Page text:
Chromosomal aberrations in leukemias that involve Ig or TCR loci are highly predictive of the immunophenotype. The IgH locus is at 14q32, IgK maps to 2p12, IgA to 22q11, TCR-a and 8 genes are located on chromosome 14q11, the TCR-fi genes on chromosome 7q35, and the TCR-y genes on chromosome 7p14.

Developmental Hierarchy of Antigens Expressed During T/Natural Killer Cell Development and Their Putative Physiologic Function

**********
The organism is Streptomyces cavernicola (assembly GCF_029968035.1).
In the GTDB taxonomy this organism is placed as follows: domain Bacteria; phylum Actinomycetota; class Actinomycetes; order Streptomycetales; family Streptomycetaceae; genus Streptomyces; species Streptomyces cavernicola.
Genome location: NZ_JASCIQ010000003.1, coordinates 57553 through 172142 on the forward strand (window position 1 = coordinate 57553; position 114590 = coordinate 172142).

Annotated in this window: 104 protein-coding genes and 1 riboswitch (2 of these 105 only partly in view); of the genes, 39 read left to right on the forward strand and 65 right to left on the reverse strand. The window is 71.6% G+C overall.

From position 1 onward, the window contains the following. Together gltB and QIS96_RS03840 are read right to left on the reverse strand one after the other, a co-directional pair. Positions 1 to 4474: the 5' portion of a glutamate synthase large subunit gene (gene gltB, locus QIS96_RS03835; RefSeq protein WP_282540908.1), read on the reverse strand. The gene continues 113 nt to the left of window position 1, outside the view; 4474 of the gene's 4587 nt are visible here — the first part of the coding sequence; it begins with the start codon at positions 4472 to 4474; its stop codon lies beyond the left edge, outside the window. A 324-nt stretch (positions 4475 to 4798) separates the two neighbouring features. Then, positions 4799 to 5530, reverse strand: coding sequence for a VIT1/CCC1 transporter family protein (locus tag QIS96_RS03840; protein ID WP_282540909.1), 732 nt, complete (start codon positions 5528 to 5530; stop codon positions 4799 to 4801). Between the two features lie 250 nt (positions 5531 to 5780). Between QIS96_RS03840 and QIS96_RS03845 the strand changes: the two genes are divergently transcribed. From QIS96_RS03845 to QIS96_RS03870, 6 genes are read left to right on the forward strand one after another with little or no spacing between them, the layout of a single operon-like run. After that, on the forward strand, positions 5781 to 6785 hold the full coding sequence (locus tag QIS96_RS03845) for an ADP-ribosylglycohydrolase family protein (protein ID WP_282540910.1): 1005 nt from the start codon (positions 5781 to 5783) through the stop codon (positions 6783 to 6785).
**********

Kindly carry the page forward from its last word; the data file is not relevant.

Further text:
The thymus is believed to play a central role in the development of the T cell. However, it is well accepted that thymic precursors are derived from bone marrow, because pluripotent stem cells of the CD34+CD38- phenotype have not been identified in fetal or pediatric thymuses.270-273 The earliest thymic CD34highCD45RA+CD90+ precursors cells have the ability to differentiate into various lineages, including T cells, dendritic cells (DCs), and NK cells. Even the CD34+CD2+CD5+ thymic precursor population still contains T/NK differentiation potential. Sequential developmental stages demonstrate populations differing in the intensity of CD33 and CD7 expression, despite similar CD2, CD5, and CD38 expression.272-274 The study by Márquez et al.274 suggests that upregulation of CD44 and CD13 on CD34+CD5+CD33low thymic precursors cells is the necessary step common to both NK cells and DC to diverge from the T-cell lineage. CD1a expression characterizes the earliest committed T-cell progenitors in the thymus. Although these cells express intracytoplasmic CD3, they still lack surface CD4 and CD8 expression. Subsequently they acquire CD4 before CD8.272 The CD34+TdT+CD7+CD2- brightly expressing CD62L (LECAM-1) population in fetal and adult bone marrow contains precursors to CFU-TL (T-lymphocyte CFU)187>270 and NK cells.275 Subsequent events include the appearance of CD2 and CD5, followed by cCD3 in CD34+ precursor cells. Differentiation of T cells is characterized by the transient expression of CD1a; a brief early upregulation of CD10 on CD34+ progenitors just before the surface expression of the CD3/TCR complex, which is analogous to its upregulation and subsequent loss at the time of sIgH expression during B-cell differentiation; and the loss of CD34 concomitant with the appearance of CD4 and CD8 and prior to the acquisition of sCD3. With the development from double CD4+/CD8+ immature to single-positive (CD4+ or CD8+) mature T cells and their export into the peripheral blood, the CD38 antigen is lost, as seen during B-cell differentiation, and adhesion molecules involved in T-cell homing such as CD62L and CD44, are upregulated.270 Usually 95 percent or more of mature, circulating T lymphocytes express CD3, TCRa/p, and 5 percent or less express CD3, TCRy/8. Typically, the majority of y8 cells lack CD4, CD8, and often CD5. In contrast, the rare subtype of TCRy8+ T-ALL displays heterogeneity in terms of its T-lineage antigen expression patterns.276,277